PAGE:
Honoring Founding Director of Peking University People’s Hospital Dr. Wu Lien-teh
On March 10, 2021, many activities are being held to celebrate the 142nd birthday of Dr. Wu Lien-teh, Nobel Prize nominee, pioneer of modern medicine in China and founding director of Peking University People’s Hospital (PKUPH), originally named Peking Central Hospital.
On March 10, 1879, Dr. Wu Lien-teh was born into a family of Chinese immigrants in Penang, Malaysia. He made a number of firsts in China’s medical history. He was the first student of Chinese descent to earn his MD from Cambridge University in the UK. In 1910, he was entrusted to lead the fight against the deadly pneumonic plague afflicted north-eastern China by the Chinese government, and successfully eradicated the plague within months. During the epidemic, Dr. Wu designed a mask with layers of gauze and cotton to filter inhalations to curb the spread of this highly contagious disease. He also initiated quarantines, applied progressive sterilization techniques and recommended cremating plague victims. The plague ultimately claimed approximately 60,000 lives but the number of deaths would have been even higher without Dr. Wu’s effective measures.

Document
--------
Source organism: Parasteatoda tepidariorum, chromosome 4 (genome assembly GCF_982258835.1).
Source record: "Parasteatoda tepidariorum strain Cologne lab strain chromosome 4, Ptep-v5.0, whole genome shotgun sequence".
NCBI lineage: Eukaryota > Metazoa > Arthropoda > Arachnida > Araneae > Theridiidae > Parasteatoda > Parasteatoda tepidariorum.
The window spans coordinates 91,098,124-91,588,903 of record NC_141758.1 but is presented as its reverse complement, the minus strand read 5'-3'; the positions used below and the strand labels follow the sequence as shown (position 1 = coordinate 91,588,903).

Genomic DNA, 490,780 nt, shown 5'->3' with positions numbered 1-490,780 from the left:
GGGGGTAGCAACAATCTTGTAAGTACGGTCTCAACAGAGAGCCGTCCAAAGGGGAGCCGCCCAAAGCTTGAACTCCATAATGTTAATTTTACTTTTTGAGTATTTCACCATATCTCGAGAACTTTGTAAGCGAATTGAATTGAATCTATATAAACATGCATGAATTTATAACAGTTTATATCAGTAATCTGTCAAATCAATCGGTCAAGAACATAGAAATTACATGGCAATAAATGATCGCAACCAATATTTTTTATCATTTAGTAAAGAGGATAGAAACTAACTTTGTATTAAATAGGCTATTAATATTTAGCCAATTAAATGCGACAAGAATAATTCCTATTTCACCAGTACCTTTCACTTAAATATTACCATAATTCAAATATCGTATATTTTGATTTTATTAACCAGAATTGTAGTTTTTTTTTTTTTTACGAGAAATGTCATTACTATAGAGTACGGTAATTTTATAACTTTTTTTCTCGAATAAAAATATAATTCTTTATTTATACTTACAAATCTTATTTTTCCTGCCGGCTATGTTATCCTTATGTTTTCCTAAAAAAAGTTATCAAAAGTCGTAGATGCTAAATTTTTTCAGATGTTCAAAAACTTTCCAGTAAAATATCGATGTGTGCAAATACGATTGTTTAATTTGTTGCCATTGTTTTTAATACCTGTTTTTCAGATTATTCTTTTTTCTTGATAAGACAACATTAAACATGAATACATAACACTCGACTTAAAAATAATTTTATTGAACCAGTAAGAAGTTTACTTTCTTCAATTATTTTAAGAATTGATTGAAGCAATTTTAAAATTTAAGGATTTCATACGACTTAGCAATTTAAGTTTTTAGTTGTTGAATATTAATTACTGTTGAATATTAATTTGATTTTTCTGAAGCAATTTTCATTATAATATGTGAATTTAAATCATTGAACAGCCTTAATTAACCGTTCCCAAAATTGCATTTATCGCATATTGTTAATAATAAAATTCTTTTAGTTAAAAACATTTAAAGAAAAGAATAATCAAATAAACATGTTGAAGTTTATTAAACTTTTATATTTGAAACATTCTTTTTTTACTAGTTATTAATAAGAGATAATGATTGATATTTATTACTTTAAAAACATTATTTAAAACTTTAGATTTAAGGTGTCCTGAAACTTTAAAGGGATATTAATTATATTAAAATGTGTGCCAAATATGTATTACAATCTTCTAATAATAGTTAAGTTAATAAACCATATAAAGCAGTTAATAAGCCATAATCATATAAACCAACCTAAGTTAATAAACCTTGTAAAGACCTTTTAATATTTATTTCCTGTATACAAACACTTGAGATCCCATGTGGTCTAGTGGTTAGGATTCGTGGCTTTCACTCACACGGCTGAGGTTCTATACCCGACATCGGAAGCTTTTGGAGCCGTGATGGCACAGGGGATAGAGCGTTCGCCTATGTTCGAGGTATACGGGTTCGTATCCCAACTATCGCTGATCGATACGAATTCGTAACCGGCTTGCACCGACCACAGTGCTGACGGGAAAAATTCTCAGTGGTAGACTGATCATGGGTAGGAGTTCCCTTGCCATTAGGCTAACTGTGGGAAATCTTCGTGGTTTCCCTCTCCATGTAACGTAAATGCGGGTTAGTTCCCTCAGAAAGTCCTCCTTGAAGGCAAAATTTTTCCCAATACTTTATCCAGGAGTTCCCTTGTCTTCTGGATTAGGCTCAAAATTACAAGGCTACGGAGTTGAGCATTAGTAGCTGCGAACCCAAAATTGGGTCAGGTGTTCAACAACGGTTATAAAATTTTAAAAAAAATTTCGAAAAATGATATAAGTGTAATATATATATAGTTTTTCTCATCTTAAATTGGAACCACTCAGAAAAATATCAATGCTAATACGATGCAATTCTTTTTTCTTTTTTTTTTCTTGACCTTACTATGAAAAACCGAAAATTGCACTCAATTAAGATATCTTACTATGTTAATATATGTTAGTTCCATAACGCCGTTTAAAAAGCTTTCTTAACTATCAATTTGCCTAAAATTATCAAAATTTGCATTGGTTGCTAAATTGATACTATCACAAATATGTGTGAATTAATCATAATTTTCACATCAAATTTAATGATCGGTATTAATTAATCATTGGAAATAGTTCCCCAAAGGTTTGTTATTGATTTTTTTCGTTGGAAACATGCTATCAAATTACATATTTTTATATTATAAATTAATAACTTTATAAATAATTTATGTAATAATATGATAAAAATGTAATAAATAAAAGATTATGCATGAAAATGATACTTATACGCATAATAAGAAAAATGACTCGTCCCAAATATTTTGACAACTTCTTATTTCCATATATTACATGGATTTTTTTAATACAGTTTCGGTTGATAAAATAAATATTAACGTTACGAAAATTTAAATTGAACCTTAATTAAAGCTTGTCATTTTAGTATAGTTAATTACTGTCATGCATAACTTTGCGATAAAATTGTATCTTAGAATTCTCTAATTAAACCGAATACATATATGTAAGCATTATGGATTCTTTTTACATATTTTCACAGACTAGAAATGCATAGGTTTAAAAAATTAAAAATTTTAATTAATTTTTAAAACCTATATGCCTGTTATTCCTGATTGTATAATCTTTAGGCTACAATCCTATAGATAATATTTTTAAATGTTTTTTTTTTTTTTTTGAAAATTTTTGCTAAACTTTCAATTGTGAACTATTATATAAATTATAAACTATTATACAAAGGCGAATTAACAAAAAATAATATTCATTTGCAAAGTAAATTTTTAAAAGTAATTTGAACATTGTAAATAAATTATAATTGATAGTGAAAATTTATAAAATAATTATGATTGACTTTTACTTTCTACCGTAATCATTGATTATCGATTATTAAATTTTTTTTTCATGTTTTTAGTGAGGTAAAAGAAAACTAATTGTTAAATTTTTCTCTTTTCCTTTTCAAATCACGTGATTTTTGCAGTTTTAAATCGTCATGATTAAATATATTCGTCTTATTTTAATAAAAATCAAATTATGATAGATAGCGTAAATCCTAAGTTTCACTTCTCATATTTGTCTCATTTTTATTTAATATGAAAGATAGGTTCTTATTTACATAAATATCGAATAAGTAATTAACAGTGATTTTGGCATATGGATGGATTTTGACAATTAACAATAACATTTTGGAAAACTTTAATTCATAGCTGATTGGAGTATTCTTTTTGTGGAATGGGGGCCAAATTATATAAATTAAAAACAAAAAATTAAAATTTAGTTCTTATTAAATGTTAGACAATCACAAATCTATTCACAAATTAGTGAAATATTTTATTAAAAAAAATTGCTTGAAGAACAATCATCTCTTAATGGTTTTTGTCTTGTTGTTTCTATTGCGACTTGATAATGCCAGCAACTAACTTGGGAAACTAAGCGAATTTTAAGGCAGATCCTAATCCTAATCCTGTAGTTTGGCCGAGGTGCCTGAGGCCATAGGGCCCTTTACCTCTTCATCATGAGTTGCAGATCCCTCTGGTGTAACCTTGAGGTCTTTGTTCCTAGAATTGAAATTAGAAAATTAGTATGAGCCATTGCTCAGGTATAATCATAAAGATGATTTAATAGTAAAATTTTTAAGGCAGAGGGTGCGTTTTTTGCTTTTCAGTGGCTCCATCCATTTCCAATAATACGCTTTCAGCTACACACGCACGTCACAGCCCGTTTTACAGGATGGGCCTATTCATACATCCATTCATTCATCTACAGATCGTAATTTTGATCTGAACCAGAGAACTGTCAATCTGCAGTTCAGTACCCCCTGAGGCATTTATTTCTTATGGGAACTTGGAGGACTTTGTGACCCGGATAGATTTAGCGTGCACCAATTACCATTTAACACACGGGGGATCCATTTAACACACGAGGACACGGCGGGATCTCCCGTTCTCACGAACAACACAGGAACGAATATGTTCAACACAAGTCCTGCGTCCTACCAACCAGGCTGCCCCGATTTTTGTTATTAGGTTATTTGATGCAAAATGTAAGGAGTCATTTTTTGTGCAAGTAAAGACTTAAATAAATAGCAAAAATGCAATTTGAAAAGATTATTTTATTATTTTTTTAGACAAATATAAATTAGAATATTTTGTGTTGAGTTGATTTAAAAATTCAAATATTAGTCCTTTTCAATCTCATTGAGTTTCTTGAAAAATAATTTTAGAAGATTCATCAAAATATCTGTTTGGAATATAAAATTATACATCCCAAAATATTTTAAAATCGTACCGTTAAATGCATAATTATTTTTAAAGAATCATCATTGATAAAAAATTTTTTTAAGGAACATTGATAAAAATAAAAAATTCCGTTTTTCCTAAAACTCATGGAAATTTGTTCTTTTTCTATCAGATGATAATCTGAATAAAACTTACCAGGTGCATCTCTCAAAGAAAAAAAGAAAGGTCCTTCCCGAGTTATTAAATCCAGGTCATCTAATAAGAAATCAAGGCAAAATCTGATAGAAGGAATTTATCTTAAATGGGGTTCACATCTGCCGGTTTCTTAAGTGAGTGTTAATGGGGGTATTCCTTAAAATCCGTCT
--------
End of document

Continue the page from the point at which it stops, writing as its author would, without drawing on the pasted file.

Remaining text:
Due to his spectacular work in controlling the plague, he was dubbed the“Plague Fighter”and elected as the chair of the International Plague Conference, which was held in Shenyang, China in April, 1911. Experts from China, the US, Austria, France, Germany, the UK, Italy, Japan, Mexico, the Netherlands and Russia attended the Conference.
Group Photo of the International Plague Conference in 1911
(Fourth from the right in the front row is Dr. Wu Lien-teh)
Dr. Wu published papers in The Lancet and co-authored the book entitled “Plague”. He first proposed the concept of pneumonic plague in the world.
As a pioneer of modern medicine in China, Dr. Wu founded the Chinese Medical Association (CMA) in 1915. During his 30-year span in China, Dr. Wu established some 20 medical institutions including Peking Central Hospital (Currently named Peking University People’s Hospital) , the first general hospital financed and operated by Chinese nationals.
On January 27, 1918, Peking Central Hospital opened
In 1935, he became the first person of Chinese descent nominated for the Nobel Prize in Physiology or Medicine for his“work on pneumonic plague and especially the discovery of the role played by the Tarbagan in its transmission”.
As a Nobel Prize nominee, published author, “plague fighter“ and Wu’s mask inventor, Dr. Wu’s work is still cited to this day as the world fights the COVID-19 pandemic.
In early 2020, Dr. Wu’s successors-134 medical staff of PKUPH-convened in Wuhan, the hardest-hit city of the epidemic, to tackle the fast-moving outbreak. During the menace of COVID-19, our medical professionals across the nation and around the world have been at the frontlines in the fight against the coronavirus, sacrificing their time, energy and selfless work hours on end, often exposing themselves to the deadly virus to treat others.
Big salute to medical staff across the world, and happy birthday to the man behind the mask, Dr. Wu Lien-teh!